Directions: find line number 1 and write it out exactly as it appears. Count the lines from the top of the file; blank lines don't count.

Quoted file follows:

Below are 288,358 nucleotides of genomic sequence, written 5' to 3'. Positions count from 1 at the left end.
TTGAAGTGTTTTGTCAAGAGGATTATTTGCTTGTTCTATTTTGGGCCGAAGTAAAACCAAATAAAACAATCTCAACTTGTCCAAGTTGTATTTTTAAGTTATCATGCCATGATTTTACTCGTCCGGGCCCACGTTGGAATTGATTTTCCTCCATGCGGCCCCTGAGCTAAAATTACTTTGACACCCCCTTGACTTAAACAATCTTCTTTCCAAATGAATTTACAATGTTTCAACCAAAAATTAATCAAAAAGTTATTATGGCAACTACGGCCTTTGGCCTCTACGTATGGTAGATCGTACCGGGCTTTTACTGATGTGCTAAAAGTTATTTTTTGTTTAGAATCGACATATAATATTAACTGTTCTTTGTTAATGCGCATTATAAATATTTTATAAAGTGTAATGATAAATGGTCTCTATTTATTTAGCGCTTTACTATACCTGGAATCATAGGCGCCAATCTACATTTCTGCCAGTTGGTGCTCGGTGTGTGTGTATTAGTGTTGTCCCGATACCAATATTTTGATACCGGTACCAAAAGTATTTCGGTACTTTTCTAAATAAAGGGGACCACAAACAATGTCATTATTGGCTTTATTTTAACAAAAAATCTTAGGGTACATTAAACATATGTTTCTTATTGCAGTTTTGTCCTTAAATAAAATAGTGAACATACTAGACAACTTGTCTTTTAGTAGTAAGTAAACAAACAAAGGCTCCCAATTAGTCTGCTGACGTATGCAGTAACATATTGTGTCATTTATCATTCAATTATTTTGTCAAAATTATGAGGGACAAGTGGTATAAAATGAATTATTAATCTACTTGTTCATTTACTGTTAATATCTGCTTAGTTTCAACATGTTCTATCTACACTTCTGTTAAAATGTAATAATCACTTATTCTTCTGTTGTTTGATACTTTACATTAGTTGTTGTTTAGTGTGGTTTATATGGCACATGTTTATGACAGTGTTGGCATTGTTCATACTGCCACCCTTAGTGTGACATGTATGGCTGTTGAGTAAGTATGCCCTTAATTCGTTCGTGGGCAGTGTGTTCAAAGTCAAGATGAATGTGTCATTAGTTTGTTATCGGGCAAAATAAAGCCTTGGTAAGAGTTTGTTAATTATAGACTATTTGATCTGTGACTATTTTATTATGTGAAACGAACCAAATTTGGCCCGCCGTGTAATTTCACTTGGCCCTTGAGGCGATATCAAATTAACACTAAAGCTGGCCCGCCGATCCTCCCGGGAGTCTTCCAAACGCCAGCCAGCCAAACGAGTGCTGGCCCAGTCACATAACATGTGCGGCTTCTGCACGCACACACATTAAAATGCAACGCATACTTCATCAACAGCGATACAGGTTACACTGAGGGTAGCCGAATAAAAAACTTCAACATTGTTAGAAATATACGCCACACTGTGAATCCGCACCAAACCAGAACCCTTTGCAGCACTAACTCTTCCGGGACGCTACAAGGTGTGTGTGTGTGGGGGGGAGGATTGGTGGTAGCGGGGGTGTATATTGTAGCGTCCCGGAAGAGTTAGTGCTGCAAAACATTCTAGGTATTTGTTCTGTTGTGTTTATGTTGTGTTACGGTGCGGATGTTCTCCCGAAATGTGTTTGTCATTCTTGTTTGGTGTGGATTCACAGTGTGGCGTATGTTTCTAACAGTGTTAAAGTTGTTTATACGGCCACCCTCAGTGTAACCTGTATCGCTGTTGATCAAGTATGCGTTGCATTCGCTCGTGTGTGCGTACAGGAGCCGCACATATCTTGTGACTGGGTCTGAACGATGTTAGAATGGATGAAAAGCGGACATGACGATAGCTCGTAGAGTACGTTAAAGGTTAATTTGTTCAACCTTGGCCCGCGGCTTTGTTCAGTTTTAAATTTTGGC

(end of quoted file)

Below are 288,358 nucleotides of genomic sequence, written 5' to 3'. Positions count from 1 at the left end.